DAN JENKINS WAS DEAD SOLID PERFECT IN PRINT

It has been my unpleasant duty over the years to bid farewell to any number of noted boxing figures, including writers, who lost the scuffle with Father Time to which we all eventually fall victim.

Legendary sports writer Dan Jenkins was not a fight guy; he primarily wrote about college football and golf for Sports Illustrated, among other publications. But greatness should be acknowledged, and the Texas-bred Jenkins, who was 89 when he passed away on Thursday, was the author of 23 books, as well as the father of Washington Post sports columnist Sally Jenkins, whose journalistic chops obviously were passed along by her dad.

Bernard Fernandez is the retired boxing writer for the Philadelphia Daily News. He is a five-term former president of the Boxing Writers Association of America, an inductee into the Pennsylvania, New Jersey and Atlantic City Boxing Halls of Fame and the recipient of the Nat Fleischer Award for Excellence in Boxing Journalism and the Barney Nagler Award for Long and Meritorious Service to Boxing.

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Berchelt TKOs Valenzuela in Mexico City

David A. Avila

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Mexico’s Miguel Berchelt hammered his way to a decisive knockout victory over fellow Mexican Eleazar Valenzuela in a non-title light fight on Saturday.

After nearly nine months off, WBC super featherweight titlist Berchelt (38-1, 34 KOs) unraveled a withering body attack including numerous low blows but Valenzuela remained upright in front of a sparse TV studio audience until he could take it no longer.

Berchelt used a seven-punch combination to knock the senses out of the very tough Valenzuela who hails from Sinaloa. The referee saw enough and stopped the fight with Valenzuela leaning against the ropes with a dazed look.

The champion from Cancun used a triple left hook in the first round to floor Valenzuela and it looked like the fight would not last more than two rounds. But Valenzuela, a sturdy veteran, bored into Berchelt to keep him off balance and was able to stop the momentum.

It did not last.

A vicious attack to the body sapped the energy from Valenzuela who has fought many elite fighters in the past, but none like Berchelt. He was able to batter the veteran round after round.

Valenzuela sought to reverse the momentum with some combinations of his own. Berchelt opened up with some combinations from the outside and cracked his foe with some skull-numbing blows that clearly affected Valenzuela’s senses. The referee wisely stopped the fight at 1:03 of the sixth round to give the win to Berchelt by knockout.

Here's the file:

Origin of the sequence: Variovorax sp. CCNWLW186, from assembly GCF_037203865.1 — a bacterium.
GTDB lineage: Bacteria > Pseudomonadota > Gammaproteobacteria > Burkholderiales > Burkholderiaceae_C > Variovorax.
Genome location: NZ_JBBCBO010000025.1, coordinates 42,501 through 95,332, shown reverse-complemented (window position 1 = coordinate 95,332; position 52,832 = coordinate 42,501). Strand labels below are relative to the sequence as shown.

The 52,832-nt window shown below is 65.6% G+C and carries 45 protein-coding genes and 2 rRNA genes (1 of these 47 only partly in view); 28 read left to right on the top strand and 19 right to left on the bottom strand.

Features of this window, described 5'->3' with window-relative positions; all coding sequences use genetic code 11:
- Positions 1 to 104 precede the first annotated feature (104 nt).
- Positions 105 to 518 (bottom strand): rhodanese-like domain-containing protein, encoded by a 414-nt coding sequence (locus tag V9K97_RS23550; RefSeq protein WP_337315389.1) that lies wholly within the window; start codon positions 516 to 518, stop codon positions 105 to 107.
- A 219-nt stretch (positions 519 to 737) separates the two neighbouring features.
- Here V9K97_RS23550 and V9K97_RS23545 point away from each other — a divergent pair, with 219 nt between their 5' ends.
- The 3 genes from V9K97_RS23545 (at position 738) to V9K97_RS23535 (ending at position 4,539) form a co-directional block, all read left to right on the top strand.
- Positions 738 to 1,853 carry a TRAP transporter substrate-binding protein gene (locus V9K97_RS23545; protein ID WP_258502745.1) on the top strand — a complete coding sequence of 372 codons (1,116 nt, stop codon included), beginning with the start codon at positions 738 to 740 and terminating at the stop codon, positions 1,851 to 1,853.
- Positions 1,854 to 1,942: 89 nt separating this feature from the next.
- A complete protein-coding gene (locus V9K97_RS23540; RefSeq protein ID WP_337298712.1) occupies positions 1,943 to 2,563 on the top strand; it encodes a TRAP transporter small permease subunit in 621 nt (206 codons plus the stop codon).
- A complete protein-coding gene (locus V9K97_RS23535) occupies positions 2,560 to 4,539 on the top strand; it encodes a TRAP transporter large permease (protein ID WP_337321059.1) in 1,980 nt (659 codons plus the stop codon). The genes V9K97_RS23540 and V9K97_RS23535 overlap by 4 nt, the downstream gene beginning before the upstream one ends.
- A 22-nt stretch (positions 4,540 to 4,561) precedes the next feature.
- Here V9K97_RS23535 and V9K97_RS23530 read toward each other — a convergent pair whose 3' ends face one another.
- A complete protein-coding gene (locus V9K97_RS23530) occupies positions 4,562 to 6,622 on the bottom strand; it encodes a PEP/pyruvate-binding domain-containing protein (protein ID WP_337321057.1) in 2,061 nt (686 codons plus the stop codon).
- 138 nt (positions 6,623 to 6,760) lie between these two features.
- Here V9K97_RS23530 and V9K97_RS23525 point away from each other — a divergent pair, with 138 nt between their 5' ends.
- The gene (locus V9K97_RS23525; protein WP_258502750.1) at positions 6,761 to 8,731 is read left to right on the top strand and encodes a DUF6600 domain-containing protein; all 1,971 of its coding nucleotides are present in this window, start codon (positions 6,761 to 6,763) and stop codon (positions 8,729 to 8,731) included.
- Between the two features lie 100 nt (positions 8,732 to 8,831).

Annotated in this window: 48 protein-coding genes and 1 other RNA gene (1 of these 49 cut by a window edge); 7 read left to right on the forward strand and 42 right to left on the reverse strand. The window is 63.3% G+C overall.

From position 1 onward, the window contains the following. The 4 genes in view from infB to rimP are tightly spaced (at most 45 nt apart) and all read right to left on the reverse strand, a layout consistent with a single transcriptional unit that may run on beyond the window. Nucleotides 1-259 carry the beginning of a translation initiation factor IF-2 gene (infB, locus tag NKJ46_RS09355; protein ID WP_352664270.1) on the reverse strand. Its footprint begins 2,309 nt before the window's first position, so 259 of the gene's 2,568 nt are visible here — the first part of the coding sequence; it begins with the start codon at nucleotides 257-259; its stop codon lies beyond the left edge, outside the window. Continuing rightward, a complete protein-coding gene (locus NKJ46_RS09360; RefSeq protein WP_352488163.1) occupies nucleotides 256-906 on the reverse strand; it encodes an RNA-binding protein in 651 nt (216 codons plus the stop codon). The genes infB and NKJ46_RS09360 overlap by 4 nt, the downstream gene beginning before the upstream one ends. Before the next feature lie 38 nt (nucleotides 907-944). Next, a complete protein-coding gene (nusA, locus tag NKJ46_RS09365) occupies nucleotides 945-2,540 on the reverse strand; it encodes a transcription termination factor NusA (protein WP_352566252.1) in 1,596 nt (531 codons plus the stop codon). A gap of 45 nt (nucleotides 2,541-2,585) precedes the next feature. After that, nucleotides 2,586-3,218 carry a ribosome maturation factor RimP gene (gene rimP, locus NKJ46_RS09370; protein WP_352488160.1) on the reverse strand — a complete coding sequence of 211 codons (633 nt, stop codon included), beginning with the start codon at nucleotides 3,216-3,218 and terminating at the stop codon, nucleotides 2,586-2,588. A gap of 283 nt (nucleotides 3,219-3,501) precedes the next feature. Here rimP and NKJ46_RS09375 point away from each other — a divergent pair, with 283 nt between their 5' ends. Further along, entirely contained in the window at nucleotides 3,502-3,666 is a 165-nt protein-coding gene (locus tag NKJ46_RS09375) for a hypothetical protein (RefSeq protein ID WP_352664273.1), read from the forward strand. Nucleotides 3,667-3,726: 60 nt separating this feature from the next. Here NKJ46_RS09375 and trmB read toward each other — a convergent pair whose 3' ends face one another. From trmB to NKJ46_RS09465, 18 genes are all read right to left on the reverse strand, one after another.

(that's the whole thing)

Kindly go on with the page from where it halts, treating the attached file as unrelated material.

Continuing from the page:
The victory opens the door to a potential clash with featherweight world titlist Oscar Valdez of Nogales, Mexico who has a fight of his own planned next month. Both champions are promoted by Top Rank.

Other Bouts       

Omar Aguilar (18-0, 17 KOs) bushwacked veteran Dante Jardon (32-7, 23 KOs) within a minute of the first round to win by technical knockout. A barrage of blows by Ensenada’s Aguilar opened up the fight and a four-punch combination forced the referee to stop the super lightweight fight with Mexico City’s Jardon against the ropes.

A battle between super bantamweights saw the taller Alan Picasso (14-1) out-hustle Florentino Perez (14-6-2) in an eight round clash between Mexican fighters. Mexico City’s Picasso fought effectively inside against the shorter Perez of Monterrey and was able to maintain a consistent pace. Neither fighter approved the use of a jab but Picasso was more effective inside with body shots and uppercuts and dominated the last half of the fight.  The six judges scored in favor of Picasso.

The WBC instituted the extra judges as a means of tabulating score cards efficiently. Three judges scored from the television studios and another three judges scored from the USA. It was the second time WBC judges officiated remotely and all six scorecards were official.

Photo credit: Zanfer Promotions

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Boxing Odds and Ends: Big Baby Miller, Roberto Duran and More

Arne K. Lang

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Jarrell “Big Baby” Miller just can’t keep his hands out of the cookie jar. It was announced today (Saturday, June 27) that the jumbo-sized heavyweight from Brooklyn tested positive for a banned substance, forcing him out of a July 9 fight at the MGM Grand “Bubble” against Jerry Forrest. The story was broken by Mike Coppinger of The Athletic who breaks more hard news stories than any other boxing writer.